Other means of gaining audience are – performing acrobatic stunts, killing enemies, using special moves. Some depend on the character role. But be aware that you can also lose audience. For example, if you let one of your “rangers” be KOed.
As the tradition demands, each episode begins with our heroes being their usual selves. They can only run, punch and perform “teamwork” actions. The latter, however, is quite important – a character that you ordered to do teamwork can give others a boost, to move farther distance than usual. Or join an attack by another character if their common target stands on an adjacent tile. Both actions also increase audience count.
Only when you get enough audience, the team is allowed to don the costumes. “Transformation” is shown with a cool effect and allows using all the weapons and abilities, like healing, multi-target attacks, or stunning. In addition, it completely restores health, and moves everyone towards the center of the battlefield.
And let’s not forget Mecha Fights! While not present in every episode, this mini-game allows you to beat a giant monster if you have good timing and reaction. Too bad some nuances aren’t explained.
The beginning of Chroma Squad is very exciting. Even the basic tutorial is disguised as our heroes doing stunts for the “Super Rangers” episode, under the direction of Dr. Soap. However, they are fed up with the famous director’s lack of creativity, as well as not having a say in the matter, being just simple stuntmen. So, they quit and start their own studio.
That’s when all the management starts. As you buy upgrades, you’ll actually see them in the studio foyer. And you can also rename your studio however you want, customize characters’ names, and even catchphrases. And the pixel-art graphics, the signature of the 90-s, will make you even more immersed in your nostalgia!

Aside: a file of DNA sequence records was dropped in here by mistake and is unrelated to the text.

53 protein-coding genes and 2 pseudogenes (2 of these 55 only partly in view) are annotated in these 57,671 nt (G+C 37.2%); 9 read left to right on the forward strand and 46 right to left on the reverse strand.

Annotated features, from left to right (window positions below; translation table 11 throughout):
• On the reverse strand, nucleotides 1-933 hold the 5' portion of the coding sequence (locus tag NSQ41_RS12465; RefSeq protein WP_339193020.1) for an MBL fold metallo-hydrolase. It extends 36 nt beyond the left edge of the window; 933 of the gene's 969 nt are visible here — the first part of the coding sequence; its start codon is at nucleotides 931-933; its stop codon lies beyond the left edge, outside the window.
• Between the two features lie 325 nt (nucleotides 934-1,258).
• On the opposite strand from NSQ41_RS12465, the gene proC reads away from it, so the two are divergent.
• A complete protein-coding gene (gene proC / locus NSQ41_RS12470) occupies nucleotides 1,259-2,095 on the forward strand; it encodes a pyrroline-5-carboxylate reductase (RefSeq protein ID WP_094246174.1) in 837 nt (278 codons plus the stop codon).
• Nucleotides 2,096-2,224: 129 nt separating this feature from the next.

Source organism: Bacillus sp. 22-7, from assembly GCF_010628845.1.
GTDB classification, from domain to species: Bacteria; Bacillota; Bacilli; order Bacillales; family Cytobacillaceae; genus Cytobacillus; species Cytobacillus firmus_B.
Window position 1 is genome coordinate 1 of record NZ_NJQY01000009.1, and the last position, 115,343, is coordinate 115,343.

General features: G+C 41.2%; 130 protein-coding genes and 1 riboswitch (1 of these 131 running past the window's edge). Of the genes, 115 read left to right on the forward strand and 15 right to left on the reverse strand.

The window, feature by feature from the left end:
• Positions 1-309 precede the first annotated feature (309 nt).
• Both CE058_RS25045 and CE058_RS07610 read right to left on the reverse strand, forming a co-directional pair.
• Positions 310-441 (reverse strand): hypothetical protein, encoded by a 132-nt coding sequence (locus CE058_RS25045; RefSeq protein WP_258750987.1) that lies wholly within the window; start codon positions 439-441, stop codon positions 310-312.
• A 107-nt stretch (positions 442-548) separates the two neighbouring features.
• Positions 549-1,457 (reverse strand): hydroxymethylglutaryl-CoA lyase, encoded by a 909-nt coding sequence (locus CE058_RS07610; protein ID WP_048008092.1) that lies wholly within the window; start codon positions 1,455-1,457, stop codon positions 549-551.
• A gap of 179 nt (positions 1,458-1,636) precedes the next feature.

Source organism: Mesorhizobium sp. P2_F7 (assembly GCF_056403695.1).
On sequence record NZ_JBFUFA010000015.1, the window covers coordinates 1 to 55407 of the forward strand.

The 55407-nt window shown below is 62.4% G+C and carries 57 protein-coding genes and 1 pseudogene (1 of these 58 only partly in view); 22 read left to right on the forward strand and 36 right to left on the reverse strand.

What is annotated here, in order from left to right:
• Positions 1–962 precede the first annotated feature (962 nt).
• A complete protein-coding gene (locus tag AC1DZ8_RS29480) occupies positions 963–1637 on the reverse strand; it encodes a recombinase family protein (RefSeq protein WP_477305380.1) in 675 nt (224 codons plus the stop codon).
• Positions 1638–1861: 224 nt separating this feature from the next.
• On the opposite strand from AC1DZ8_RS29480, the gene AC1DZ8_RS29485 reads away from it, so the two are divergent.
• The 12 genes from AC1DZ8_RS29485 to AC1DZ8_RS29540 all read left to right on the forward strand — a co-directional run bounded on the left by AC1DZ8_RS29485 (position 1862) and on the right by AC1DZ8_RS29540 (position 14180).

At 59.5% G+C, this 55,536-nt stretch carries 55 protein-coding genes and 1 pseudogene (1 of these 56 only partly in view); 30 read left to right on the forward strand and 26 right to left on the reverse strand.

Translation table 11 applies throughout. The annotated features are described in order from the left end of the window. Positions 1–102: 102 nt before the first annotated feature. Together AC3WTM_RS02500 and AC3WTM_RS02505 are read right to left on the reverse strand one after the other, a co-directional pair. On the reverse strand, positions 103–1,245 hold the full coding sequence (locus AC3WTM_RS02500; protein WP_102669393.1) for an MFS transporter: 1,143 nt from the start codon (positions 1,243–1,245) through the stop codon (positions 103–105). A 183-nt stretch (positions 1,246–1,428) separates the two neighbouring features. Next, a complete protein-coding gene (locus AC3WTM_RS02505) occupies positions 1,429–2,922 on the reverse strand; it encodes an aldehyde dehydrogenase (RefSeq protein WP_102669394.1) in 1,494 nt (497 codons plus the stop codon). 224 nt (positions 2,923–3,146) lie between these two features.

However, as the game progresses, it loses some of its charm due to how tedious the fights become. New abilities and equipment aren’t enough to negate the thickness of enemies’ hides. And as later bosses take several turns to deplete their health bar, battles with them that are supposed to be most exciting, fall far behind the missions – less crucial plot-wise but with more inventive goals.
The interface also lacks some useful elements. Like, an option to add a grid on the ground – to help figure out some far-away enemies’ position, which is tough overwise. Miscalculating where you place someone for teamwork boost jump can completely screw up your battle plan.
How much damage can the enemy armor absorb? How far can they move? The game gives no answer.
Without the “undo” function (seriously, was it so hard to implement reset of the last turn as “another take”?!) any of your mistakes can only be rectified by restarting the entire episode. Multiple-mission episode.
Oh, and speaking of multi-mission episodes that can take more than an hour. You can’t save in the middle of them at all.
Despite my grievances, for the most part, Chroma Squad is fun to play. Hilarious fights with special conditions and opportunities to achieve your goal with a clever move. Not-too-tedious management of equipment, marketing contracts, and fan mail. Corny but funny dialogues that remind of the “good old days”.
This is one of those games, that bring the feel and experience unlike no other. In this case, it’s the experience of managing your own Super Sentai show. In fact, with Episode Editor and Steam Workshop, you can add your own stories and invented missions.
If you were (or are) a fan of Power Rangers or Super Sentai – this game definitely is a must-have. If you are not into all this, then the interface and design kinks may turn you off. But still, if you are familiar with the Japanese tokusatsu shows (or their American knock-offs) I think it’s worth a try.